banner photo:

"Each individual should allow reason to guide his conduct, or like an animal, he will need to be led by a leash."
Diogenes of Sinope


Banner photo
Thousand Flowers tapestry (15th Century) - Beaune, France (detail)

Wednesday, May 29, 2013

French anti gay marriage protesters have issues

I'm a little surprised by the vehemence of the protests in France that have erupted after the government recently legalized gay marriage. Isn't this the country whose citizens often snootily point out the superiority of their Gallic culture, what with their 35 hour work week, their long summer vacations, the wine, the foie gras and baguettes? Isn't this the country that just elected a socialist government despite warnings that the country was teetering on the brink of economic collapse because they just couldn't accept those Anglo-Saxon limits to their famous joie de vivre? It seems to me that the French, of all people, would be totally cool with gay marriage - it's so cosmopolitan, after all.

So it turns out that some French people aren't cool with it, and they took to the streets to express their displeasure in the tens of thousands. OK, France is a democracy - people are entitled to peaceable assembly. But in France? Protests against gay marriage seem so ... American.

In typical French contrarian fashion, the young men of Lyon fight the power by removing their shirts and donning Phantom of the Opera masks. Really? You want to protest gay marriage by stripping half naked and marching through the streets like you're in a pride parade? That's so ... gay. Vive la difference.


Saturday, May 25, 2013

Blues for a Saturday Night

Tonight's selection: Home, by Marc Broussard

L'affaire Ford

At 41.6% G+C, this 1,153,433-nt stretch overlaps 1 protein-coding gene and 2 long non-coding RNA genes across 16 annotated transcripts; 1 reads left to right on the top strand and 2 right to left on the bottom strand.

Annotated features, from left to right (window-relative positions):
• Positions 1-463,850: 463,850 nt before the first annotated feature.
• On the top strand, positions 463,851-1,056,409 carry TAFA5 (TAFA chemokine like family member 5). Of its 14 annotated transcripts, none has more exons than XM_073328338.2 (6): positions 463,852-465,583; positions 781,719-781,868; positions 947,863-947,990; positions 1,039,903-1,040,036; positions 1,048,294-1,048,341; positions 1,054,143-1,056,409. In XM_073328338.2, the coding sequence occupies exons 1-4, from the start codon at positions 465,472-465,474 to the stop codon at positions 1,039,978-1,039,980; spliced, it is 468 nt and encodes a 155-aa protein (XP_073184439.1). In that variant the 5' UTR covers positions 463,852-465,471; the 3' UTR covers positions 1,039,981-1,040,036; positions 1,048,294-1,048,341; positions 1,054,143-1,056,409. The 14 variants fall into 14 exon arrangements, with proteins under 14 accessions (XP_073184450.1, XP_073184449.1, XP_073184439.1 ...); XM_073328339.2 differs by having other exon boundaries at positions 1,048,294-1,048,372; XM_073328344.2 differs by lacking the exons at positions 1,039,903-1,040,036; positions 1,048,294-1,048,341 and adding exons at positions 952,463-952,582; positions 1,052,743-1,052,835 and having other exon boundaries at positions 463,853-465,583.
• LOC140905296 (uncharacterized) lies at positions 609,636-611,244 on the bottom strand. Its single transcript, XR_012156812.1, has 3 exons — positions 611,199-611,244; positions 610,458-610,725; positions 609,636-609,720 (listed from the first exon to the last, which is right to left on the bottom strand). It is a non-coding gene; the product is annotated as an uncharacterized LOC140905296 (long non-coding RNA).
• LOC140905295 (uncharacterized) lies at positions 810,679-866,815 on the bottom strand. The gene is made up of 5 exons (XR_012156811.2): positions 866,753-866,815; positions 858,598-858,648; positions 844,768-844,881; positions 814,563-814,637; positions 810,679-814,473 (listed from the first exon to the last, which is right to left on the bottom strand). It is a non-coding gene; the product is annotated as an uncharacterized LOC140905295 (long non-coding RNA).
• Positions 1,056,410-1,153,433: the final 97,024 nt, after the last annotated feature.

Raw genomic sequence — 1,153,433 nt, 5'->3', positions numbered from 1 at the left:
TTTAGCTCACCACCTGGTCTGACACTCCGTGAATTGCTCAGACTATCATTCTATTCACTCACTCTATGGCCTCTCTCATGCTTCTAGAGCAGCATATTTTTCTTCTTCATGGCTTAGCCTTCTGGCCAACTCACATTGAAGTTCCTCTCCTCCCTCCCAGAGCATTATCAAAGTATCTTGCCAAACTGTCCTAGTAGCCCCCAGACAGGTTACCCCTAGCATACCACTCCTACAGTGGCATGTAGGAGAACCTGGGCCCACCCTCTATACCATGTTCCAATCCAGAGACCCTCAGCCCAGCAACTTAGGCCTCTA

A few years ago, just before the last Toronto municipal election, I was at a cocktail party in downtown Toronto that was sponsored by an organization of gay professionals that I used to belong to. We were on the rooftop patio of a luxury condo building near the Gay Village, and I was surrounded by wealthy successful gay men, most of them thin, fit and impeccably dressed, swilling Cabernet and enjoying the view of the downtown skyline at night.

Inevitably during the conversation when they found out I was from rural Eastern Ontario, they would roll their eyes and dramatically apologize for the spectacle of the mayoral election that was then underway. Rob Ford was battling it out with George Smitherman, the gay former Ontario cabinet minister whom they tended to refer to as "our George". Ford was so embarrassing to these men; they felt the need to apologize to outsiders for his presence in the election lest people think their beautiful world-class green city was no better than Hamilton or Windsor or Cornwall or one of those other blue-collar sinkholes. Smitherman was everything they wanted in their chief executive: gay and married, hip and downtown. Ford was so ... Etobicoke, for god's sake.

I was reminded of that party this week as l'affaire Ford unfolded in Toronto. Two reporters from the Toronto Star in the back seat of a car took a look at a drug-dealer's cell-phone video purporting to show the Mayor smoking crack and suddenly there's blood in the water and everyone's demanding his resignation and a police investigation. Reporters are staking out his office and his home, following him into coffee shops and parking garages, sticking microphones in his face asking when he's going to step down.